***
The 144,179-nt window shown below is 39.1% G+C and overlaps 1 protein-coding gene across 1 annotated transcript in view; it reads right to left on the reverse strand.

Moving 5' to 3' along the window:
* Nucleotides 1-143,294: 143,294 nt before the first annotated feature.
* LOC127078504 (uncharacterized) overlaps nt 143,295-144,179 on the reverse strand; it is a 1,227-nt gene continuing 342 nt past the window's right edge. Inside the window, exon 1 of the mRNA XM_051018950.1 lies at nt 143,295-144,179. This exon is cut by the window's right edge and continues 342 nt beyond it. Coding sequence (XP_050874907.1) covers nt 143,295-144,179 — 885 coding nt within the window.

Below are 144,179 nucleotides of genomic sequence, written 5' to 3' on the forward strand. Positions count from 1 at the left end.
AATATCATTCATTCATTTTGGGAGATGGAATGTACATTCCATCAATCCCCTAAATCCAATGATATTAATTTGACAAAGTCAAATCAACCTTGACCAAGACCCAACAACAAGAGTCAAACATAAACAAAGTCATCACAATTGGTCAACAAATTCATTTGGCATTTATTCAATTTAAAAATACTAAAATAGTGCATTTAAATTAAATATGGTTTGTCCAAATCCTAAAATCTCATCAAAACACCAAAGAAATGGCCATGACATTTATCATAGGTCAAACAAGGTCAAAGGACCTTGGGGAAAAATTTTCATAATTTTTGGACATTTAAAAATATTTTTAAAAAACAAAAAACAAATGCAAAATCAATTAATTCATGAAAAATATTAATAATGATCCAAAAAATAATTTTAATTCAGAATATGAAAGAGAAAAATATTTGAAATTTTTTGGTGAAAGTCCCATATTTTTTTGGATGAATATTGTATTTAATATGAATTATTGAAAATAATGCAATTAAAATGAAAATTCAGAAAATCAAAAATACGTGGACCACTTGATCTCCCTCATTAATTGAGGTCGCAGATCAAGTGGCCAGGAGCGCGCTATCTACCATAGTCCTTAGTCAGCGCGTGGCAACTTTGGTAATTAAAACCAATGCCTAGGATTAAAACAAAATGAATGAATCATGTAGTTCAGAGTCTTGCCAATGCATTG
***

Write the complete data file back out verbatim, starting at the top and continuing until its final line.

The 144,179-nt window shown below is 39.1% G+C and overlaps 1 protein-coding gene across 1 annotated transcript in view; it reads right to left on the reverse strand.

Moving 5' to 3' along the window:
* Nucleotides 1-143,294: 143,294 nt before the first annotated feature.
* LOC127078504 (uncharacterized) overlaps nt 143,295-144,179 on the reverse strand; it is a 1,227-nt gene continuing 342 nt past the window's right edge. Inside the window, exon 1 of the mRNA XM_051018950.1 lies at nt 143,295-144,179. This exon is cut by the window's right edge and continues 342 nt beyond it. Coding sequence (XP_050874907.1) covers nt 143,295-144,179 — 885 coding nt within the window.

Below are 144,179 nucleotides of genomic sequence, written 5' to 3' on the forward strand. Positions count from 1 at the left end.
AATATCATTCATTCATTTTGGGAGATGGAATGTACATTCCATCAATCCCCTAAATCCAATGATATTAATTTGACAAAGTCAAATCAACCTTGACCAAGACCCAACAACAAGAGTCAAACATAAACAAAGTCATCACAATTGGTCAACAAATTCATTTGGCATTTATTCAATTTAAAAATACTAAAATAGTGCATTTAAATTAAATATGGTTTGTCCAAATCCTAAAATCTCATCAAAACACCAAAGAAATGGCCATGACATTTATCATAGGTCAAACAAGGTCAAAGGACCTTGGGGAAAAATTTTCATAATTTTTGGACATTTAAAAATATTTTTAAAAAACAAAAAACAAATGCAAAATCAATTAATTCATGAAAAATATTAATAATGATCCAAAAAATAATTTTAATTCAGAATATGAAAGAGAAAAATATTTGAAATTTTTTGGTGAAAGTCCCATATTTTTTTGGATGAATATTGTATTTAATATGAATTATTGAAAATAATGCAATTAAAATGAAAATTCAGAAAATCAAAAATACGTGGACCACTTGATCTCCCTCATTAATTGAGGTCGCAGATCAAGTGGCCAGGAGCGCGCTATCTACCATAGTCCTTAGTCAGCGCGTGGCAACTTTGGTAATTAAAACCAATGCCTAGGATTAAAACAAAATGAATGAATCATGTAGTTCAGAGTCTTGCCAATGCATTG